Analyzing the Impact of Climate Change on Monthly River Flows in California's Sierra Nevada and Southern Cascade Mountain Ranges

TitleAnalyzing the Impact of Climate Change on Monthly River Flows in California's Sierra Nevada and Southern Cascade Mountain Ranges
Publication TypeConference Proceedings
Year of Conference2012
AuthorsFreeman, Gary J.
Conference Name80th Annual Western Snow Conference
Series TitleProceedings of the Western Snow Conference
Date Published2012
Conference LocationAnchorage, Alaska
Keywordsclimate change, hydroelectric, orographic, subbasin, unimpaired flow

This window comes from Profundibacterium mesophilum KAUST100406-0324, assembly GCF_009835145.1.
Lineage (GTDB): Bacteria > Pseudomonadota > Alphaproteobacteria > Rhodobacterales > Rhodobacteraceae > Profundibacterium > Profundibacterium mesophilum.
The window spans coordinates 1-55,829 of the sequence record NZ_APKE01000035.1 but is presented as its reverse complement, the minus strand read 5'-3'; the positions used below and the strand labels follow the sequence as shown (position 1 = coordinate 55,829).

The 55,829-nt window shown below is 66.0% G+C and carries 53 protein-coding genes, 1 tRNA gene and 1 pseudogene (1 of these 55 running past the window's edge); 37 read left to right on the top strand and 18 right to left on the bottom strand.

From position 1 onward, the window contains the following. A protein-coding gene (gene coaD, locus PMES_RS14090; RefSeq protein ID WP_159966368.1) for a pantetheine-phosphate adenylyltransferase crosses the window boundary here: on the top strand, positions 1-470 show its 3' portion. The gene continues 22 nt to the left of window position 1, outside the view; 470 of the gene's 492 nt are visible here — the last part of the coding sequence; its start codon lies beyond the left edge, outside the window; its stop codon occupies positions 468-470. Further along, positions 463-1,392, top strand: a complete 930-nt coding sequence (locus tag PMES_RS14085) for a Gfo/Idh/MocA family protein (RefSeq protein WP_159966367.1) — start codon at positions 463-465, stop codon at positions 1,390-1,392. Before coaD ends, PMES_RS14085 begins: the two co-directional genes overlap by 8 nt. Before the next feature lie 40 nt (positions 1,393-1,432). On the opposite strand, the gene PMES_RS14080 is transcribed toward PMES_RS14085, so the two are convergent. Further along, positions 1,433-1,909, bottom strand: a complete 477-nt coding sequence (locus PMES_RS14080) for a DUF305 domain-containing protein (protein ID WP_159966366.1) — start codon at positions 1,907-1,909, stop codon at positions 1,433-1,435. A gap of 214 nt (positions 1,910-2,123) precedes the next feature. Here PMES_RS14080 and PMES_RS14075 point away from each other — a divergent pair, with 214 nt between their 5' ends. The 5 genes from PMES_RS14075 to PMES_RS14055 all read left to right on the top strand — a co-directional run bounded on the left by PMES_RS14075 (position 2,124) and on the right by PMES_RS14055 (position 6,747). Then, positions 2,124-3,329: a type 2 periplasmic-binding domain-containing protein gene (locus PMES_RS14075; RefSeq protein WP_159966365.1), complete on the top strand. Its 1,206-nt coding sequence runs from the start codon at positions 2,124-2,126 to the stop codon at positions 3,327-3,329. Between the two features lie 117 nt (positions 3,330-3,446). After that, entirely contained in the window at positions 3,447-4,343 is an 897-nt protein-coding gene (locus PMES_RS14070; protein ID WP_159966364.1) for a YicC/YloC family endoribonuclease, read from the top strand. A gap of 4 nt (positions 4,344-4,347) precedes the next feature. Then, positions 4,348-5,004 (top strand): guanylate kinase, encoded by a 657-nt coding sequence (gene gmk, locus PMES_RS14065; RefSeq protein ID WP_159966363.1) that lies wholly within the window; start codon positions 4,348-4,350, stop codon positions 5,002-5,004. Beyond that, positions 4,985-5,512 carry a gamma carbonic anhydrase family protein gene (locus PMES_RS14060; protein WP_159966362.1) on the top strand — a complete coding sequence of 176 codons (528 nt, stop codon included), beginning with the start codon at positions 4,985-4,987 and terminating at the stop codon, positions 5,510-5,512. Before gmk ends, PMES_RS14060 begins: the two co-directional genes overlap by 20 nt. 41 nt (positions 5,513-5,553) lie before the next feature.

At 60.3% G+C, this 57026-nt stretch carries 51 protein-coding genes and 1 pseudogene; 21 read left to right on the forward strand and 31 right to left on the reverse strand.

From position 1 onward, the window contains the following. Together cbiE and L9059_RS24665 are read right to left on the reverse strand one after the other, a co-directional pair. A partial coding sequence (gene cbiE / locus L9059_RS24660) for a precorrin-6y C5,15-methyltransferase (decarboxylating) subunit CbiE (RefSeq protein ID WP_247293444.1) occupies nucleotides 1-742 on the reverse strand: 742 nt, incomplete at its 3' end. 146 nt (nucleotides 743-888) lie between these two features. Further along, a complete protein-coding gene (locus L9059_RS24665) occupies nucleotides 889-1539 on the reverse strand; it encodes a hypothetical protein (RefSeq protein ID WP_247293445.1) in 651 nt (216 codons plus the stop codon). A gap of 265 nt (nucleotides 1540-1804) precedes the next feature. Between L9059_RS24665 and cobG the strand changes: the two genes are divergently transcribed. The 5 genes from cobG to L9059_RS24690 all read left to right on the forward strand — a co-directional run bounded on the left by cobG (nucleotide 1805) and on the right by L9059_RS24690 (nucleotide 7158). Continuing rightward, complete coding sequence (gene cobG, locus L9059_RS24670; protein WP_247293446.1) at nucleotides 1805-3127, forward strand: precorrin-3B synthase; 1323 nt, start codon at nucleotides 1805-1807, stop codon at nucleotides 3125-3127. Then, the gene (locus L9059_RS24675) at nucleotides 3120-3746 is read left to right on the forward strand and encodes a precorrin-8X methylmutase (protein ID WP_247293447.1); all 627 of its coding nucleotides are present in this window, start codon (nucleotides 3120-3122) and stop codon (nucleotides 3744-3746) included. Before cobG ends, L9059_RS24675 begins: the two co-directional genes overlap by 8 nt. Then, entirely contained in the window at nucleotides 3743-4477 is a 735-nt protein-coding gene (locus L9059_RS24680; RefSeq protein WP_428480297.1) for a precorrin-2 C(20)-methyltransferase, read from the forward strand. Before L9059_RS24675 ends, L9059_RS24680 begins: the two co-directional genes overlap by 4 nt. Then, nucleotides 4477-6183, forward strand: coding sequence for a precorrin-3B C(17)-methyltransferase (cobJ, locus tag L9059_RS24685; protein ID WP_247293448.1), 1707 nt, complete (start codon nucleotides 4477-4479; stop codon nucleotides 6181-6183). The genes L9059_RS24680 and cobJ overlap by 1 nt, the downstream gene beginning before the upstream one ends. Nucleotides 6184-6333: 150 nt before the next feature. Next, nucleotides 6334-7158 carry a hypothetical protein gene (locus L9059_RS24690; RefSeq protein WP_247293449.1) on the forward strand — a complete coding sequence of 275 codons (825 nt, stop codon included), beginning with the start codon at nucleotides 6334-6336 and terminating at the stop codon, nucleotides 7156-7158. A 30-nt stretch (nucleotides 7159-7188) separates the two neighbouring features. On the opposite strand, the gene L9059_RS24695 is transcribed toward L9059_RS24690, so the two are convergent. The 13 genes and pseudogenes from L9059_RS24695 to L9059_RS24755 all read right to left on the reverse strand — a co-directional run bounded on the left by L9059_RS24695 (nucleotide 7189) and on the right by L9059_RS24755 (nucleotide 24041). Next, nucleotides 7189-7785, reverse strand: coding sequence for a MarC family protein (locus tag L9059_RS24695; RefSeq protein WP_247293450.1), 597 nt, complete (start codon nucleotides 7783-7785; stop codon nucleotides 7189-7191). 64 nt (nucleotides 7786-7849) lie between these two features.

The impact of climate change on monthly river flows in California's Sierra Nevada and southern Cascade Mountain Ranges and its potential to impact hydroelectric production was analyzed to determine changes that have taken place in two successive 35-year periods during the past 70 years. Unimpaired monthly flows from both California's Department of Water Resources' (CDWR) Data Exchange Center's (CDEC) files and from Pacific Gas and Electric Company's (PG&E) operational subbasin runoff forecasting files for the Feather River were analyzed for comparison of the two periods. A notable change was the shift of snowmelt runoff from the April through July period into the month of March. March flows were larger for the more recent 35-year period for all of the flow points analyzed in the Sierra and southern Cascades including two subbasins on the upper North Fork Feather River where rain shadowed climate change impact has significantly reduced both snowmelt and water year runoff in the more recent 35-year period. The increase in March runoff appears to be a combination of mostly earlier snowmelt due to warming temperatures and from an increase in proportion of March precipitation that now occurs as rainfall. In northern California both the shift of snowmelt into March and the reduction of snowpack overall has resulted in reduced late spring and summer flows during the months of April through June. Subbasins south of the Yuba River have for the most part increased overall snowmelt runoff for the March 1 through July 31 period, while subbasins from the Yuba River north have remained either equal or declined in snowmelt runoff in recent years. Both increased elevation and orographic cooling seem to be critical for delaying the impacts of climate change on affecting spring and early summer runoff. For a rain-shadowed subbasin such as Lake Almanor, the recent 35-year period shows a 22% decline in the April through July runoff caused primarily from a combination of: 1) earlier snowmelt, 2) increased proportion of precipitation occurring as rainfall in recent years with less snowfall overall, and 3) reduced aquifer outflow from springs. (KEYWORDS: climate change, subbasin, unimpaired flow, orographic, hydroelectric)